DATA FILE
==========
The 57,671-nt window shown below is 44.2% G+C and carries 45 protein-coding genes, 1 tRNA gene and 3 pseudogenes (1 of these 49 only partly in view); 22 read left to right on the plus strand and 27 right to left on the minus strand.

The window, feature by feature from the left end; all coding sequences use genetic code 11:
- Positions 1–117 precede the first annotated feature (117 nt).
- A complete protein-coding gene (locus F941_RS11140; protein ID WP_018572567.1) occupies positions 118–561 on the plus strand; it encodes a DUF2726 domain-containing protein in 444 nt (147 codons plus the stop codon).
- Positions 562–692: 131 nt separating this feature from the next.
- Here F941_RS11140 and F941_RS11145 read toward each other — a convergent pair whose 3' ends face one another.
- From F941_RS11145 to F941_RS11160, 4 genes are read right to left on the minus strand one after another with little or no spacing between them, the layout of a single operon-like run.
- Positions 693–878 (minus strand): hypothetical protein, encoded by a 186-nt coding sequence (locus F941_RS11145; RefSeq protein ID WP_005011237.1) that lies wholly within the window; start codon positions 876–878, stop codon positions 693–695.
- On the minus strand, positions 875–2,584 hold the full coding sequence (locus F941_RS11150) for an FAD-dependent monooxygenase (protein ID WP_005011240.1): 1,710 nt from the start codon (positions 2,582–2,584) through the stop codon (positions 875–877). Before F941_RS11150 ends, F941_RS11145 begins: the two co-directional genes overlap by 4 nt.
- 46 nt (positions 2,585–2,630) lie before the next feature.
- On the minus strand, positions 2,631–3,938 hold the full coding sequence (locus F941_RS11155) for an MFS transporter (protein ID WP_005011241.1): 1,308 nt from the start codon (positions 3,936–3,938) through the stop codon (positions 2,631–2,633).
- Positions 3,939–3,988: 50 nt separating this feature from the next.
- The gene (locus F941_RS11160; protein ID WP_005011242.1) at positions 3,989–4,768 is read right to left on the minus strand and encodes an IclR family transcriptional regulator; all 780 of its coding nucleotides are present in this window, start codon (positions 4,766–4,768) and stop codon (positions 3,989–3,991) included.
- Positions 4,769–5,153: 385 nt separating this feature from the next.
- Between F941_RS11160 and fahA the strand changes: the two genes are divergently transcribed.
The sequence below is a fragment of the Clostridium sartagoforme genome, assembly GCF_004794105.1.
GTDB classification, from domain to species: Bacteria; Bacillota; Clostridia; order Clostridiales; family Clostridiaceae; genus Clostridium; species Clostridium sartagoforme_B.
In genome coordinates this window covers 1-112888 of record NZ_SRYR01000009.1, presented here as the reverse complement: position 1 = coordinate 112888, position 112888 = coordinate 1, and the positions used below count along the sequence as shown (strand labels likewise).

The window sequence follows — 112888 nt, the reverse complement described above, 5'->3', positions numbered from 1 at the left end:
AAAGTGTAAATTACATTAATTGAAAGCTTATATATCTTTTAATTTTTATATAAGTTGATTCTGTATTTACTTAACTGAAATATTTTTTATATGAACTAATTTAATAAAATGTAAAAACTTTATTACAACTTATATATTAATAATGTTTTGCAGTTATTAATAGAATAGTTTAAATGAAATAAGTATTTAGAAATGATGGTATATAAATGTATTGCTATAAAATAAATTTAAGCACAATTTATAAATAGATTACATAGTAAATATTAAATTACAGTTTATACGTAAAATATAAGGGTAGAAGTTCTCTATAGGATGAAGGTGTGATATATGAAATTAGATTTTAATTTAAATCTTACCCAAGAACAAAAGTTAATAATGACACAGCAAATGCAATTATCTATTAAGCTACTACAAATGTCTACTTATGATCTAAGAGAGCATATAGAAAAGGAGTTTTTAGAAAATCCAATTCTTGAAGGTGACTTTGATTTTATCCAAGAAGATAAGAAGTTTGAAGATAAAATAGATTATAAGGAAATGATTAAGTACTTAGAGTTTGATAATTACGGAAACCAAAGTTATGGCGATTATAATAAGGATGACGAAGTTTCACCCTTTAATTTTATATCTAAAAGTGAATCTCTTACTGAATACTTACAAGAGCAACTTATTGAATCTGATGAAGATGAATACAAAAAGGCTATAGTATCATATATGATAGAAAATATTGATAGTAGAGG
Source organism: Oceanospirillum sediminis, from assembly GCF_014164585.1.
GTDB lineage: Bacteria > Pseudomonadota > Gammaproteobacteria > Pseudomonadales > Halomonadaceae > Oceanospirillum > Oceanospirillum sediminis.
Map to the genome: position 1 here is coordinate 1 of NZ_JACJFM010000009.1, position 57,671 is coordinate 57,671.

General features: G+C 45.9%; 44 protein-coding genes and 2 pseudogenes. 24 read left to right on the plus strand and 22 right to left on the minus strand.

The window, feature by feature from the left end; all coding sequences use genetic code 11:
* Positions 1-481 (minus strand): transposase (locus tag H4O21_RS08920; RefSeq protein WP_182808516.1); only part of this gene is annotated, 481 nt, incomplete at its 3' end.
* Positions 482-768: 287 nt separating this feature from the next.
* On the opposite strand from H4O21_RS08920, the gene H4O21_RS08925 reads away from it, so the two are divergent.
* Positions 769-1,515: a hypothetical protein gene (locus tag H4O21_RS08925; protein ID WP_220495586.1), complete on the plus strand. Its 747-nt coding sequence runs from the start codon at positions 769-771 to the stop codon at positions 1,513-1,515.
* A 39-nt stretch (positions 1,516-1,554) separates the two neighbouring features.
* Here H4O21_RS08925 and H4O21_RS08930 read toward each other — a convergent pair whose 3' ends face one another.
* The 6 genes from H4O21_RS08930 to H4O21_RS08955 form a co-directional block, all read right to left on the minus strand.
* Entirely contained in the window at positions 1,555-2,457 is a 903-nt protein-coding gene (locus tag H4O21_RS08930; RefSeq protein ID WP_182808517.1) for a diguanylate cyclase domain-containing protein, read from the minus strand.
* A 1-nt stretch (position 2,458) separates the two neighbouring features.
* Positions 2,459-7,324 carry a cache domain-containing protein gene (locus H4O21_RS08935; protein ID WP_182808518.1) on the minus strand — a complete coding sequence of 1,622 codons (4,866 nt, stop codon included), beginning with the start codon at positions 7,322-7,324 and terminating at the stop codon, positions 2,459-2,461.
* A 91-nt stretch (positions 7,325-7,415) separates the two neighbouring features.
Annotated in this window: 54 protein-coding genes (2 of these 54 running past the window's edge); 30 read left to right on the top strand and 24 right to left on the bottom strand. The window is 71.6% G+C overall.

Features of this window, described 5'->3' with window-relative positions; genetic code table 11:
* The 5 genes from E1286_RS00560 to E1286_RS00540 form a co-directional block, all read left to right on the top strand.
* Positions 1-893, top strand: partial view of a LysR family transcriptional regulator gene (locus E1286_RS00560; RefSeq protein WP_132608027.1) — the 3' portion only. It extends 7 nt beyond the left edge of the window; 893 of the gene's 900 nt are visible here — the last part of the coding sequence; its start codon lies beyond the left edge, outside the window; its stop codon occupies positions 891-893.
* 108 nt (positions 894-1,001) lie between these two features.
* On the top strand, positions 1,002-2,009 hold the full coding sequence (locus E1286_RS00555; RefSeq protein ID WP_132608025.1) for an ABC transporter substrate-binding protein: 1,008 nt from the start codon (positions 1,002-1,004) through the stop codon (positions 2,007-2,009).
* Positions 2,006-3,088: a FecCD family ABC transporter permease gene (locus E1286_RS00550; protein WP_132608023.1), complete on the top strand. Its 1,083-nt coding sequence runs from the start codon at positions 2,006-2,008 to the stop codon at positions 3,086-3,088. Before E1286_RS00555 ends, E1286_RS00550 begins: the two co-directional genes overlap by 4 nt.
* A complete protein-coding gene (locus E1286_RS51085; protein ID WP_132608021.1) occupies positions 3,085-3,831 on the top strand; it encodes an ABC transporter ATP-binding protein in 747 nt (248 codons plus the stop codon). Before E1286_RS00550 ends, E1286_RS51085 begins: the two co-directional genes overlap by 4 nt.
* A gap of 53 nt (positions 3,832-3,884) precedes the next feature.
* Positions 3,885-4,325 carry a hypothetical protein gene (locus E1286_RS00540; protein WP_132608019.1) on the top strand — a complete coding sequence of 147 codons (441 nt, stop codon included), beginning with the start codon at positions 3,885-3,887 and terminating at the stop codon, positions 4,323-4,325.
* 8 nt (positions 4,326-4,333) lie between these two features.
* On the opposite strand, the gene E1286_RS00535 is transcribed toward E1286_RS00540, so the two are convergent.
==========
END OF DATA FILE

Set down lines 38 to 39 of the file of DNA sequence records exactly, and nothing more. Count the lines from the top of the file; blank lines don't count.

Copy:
Features of this window, described 5'->3' with window-relative positions; genetic code table 11:
* The 5 genes from E1286_RS00560 to E1286_RS00540 form a co-directional block, all read left to right on the top strand.